- 13 Jul 22
"Who knows what technology lies in store down the road?" the rock star queried in a recent interview, referencing the ABBA Voyage concert in London.
Speaking to Matt Wilkinson on Apple Music Hits, the superstar discussed how one could ensure that The Stones' legacy will live on, saying that he could not give "a one-line answer, because I haven't really honestly thought about it.
"The ABBA thing gives you this kind of technology breakthrough, which, I haven't actually seen it yet," he continued. "I was supposed to go and see it, but there was a train strike. So, I didn't get to go. I wasn't going on the train, but ... the traffic was horrible, so I can't really answer that.
"Obviously technology is going to give you some of the answers to this, and who knows what technology lies in store down the road? We're already in an AI world of doing this stuff, and you can do a lot of musical stuff with not very complicated computerisation, as well."
The ABBA Voyage concert, named after the band's 2021 album Voyage, has immortalised one of the biggest pop acts of all time in holographic form. It takes place in a 3000-capacity arena that was "purpose-built around ABBA’s timeless music" at the Queen Elizabeth Olympic Park in east London and uses cutting-edge technology, which brings Agnetha Fältskog, Björn Ulvaeus, Benny Andersson and Anni-Frid Lyngstad alive as digital avatars. What results is a ‘ground-breaking’ (Metro) 90-minute concert that ‘needs to be seen to be believed’ (BBC).
— ABBA Voyage (@ABBAVoyage) June 2, 2022
With a budget of $175 million, according to The New York Times, the project is one of the most expensive live music experiences in history. It was brought to life by the four band members and an 850-strong team from Industrial Light and Magic, a company by Star Wars creator George Lucas.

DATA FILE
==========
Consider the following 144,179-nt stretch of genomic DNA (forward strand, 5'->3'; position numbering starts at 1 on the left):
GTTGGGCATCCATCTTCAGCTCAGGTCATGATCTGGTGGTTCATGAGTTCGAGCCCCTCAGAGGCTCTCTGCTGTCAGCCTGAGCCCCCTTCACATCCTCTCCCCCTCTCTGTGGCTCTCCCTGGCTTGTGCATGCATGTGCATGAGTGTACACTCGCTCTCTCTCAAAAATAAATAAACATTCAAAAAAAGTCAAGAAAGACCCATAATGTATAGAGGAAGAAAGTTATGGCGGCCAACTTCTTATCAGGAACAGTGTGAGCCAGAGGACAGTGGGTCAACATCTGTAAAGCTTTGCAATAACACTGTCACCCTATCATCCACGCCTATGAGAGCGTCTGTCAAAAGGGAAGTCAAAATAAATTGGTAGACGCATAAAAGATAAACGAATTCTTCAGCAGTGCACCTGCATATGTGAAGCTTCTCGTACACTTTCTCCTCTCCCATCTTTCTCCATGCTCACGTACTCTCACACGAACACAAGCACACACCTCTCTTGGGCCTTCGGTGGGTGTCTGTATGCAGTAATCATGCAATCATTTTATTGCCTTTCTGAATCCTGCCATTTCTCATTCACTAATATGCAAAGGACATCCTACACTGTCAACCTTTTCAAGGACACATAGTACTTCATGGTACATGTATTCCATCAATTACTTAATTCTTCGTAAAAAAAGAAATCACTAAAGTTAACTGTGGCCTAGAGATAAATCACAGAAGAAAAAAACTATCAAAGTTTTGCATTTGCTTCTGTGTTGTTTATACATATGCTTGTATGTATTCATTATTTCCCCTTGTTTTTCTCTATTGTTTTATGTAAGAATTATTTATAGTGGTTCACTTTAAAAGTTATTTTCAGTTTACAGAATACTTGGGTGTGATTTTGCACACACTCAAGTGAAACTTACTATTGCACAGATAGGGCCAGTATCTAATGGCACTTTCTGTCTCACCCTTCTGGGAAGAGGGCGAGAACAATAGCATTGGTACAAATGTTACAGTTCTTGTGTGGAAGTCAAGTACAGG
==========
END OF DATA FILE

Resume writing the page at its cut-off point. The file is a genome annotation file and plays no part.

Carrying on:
Five years in the making, the so-called ABBAtars were created through motion-capture and performance techniques and are accompanied by a live band of ten musicians and a complex light show.
Andersson's son Ludvig recently revealed to The Sun that the group recorded far more songs than the initial 22-track setlist: “We did more songs than we knew we were going to use. So there is more material.
“If this keeps running and people keep wanting to come and see it, we are intending to change a song out or update the show, because that’s also fun to do.”
He also alluded that other Voyage residency centres could be built around the world.
The Rolling Stones have played close to 1,400 concerts since their first gig on July 12th, 1962 at the Marquee Club in London.
Having featured a rotating cast of musicians over the last six decades, with Sir Mick and Keith Richards as the only two remaining founding members, the rock band is currently celebrating 60 years together with their Sixty tour - and upcoming shows in Austria, France, Germany and Sweden.
Get tickets for The Stones' Sixty tour here.